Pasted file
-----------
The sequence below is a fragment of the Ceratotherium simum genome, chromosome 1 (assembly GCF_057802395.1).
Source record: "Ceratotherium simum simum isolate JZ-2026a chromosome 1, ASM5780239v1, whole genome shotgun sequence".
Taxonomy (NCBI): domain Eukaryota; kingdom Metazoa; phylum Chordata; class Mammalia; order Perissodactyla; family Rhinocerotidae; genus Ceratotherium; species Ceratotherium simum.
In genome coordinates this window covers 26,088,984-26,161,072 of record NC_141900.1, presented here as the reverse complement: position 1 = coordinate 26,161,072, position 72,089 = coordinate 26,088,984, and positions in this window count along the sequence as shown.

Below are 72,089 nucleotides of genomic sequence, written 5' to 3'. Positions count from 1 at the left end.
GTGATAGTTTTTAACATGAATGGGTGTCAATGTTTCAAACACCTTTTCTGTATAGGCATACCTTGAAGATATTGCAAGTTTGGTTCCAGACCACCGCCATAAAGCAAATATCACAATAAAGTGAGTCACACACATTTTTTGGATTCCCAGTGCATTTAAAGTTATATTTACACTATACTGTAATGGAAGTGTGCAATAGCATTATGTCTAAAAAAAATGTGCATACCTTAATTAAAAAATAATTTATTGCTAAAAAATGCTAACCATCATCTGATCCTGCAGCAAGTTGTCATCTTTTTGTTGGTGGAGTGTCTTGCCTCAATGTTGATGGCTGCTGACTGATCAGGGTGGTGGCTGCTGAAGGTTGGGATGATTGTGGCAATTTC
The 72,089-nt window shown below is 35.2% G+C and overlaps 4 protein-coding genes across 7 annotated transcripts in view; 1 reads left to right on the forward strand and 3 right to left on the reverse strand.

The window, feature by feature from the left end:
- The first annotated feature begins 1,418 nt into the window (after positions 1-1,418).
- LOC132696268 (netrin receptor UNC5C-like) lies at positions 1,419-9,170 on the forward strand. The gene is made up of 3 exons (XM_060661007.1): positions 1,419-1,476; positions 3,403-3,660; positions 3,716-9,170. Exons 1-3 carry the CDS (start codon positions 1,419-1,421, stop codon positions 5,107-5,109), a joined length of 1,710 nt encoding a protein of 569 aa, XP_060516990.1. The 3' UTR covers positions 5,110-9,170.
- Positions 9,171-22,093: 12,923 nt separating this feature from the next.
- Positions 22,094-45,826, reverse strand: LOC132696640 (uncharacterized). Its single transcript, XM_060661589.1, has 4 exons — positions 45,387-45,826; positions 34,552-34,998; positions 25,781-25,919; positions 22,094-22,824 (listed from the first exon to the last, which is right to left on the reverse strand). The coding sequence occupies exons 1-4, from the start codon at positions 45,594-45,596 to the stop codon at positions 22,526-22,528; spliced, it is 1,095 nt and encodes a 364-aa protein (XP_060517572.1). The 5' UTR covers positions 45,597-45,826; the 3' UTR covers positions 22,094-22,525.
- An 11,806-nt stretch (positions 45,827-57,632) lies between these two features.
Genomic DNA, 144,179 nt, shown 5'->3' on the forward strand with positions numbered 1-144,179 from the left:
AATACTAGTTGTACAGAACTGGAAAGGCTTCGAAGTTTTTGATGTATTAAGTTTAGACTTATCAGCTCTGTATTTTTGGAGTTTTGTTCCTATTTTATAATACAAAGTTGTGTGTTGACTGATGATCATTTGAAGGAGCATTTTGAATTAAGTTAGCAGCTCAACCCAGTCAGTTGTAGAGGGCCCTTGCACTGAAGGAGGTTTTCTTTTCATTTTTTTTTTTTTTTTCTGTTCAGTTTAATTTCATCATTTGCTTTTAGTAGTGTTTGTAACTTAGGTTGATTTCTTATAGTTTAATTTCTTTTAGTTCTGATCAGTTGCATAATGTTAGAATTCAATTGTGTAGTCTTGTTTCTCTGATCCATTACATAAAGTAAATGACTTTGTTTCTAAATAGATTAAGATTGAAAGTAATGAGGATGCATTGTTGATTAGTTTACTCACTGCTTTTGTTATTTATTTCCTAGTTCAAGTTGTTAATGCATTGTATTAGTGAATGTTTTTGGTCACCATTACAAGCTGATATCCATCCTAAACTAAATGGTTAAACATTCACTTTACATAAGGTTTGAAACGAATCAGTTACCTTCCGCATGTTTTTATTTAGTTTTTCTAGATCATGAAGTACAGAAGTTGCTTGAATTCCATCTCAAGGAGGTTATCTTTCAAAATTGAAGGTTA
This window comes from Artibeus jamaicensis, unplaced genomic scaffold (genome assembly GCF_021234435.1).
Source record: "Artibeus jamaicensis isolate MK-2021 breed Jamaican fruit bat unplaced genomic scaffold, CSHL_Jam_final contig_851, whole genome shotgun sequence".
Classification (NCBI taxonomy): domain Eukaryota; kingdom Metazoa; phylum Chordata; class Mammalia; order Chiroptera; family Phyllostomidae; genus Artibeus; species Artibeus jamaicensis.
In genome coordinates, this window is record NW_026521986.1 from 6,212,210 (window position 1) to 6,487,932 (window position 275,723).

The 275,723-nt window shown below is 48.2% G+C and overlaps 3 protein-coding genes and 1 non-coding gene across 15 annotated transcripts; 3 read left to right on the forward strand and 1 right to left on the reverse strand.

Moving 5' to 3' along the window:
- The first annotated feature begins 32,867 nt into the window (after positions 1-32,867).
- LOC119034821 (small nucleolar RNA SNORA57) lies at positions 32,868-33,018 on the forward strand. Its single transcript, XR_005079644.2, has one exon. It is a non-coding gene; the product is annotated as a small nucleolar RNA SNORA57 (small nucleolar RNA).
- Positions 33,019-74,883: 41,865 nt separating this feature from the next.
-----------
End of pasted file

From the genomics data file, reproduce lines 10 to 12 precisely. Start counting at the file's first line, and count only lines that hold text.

- LOC132696268 (netrin receptor UNC5C-like) lies at positions 1,419-9,170 on the forward strand. The gene is made up of 3 exons (XM_060661007.1): positions 1,419-1,476; positions 3,403-3,660; positions 3,716-9,170. Exons 1-3 carry the CDS (start codon positions 1,419-1,421, stop codon positions 5,107-5,109), a joined length of 1,710 nt encoding a protein of 569 aa, XP_060516990.1. The 3' UTR covers positions 5,110-9,170.
- Positions 9,171-22,093: 12,923 nt separating this feature from the next.
- Positions 22,094-45,826, reverse strand: LOC132696640 (uncharacterized). Its single transcript, XM_060661589.1, has 4 exons — positions 45,387-45,826; positions 34,552-34,998; positions 25,781-25,919; positions 22,094-22,824 (listed from the first exon to the last, which is right to left on the reverse strand). The coding sequence occupies exons 1-4, from the start codon at positions 45,594-45,596 to the stop codon at positions 22,526-22,528; spliced, it is 1,095 nt and encodes a 364-aa protein (XP_060517572.1). The 5' UTR covers positions 45,597-45,826; the 3' UTR covers positions 22,094-22,525.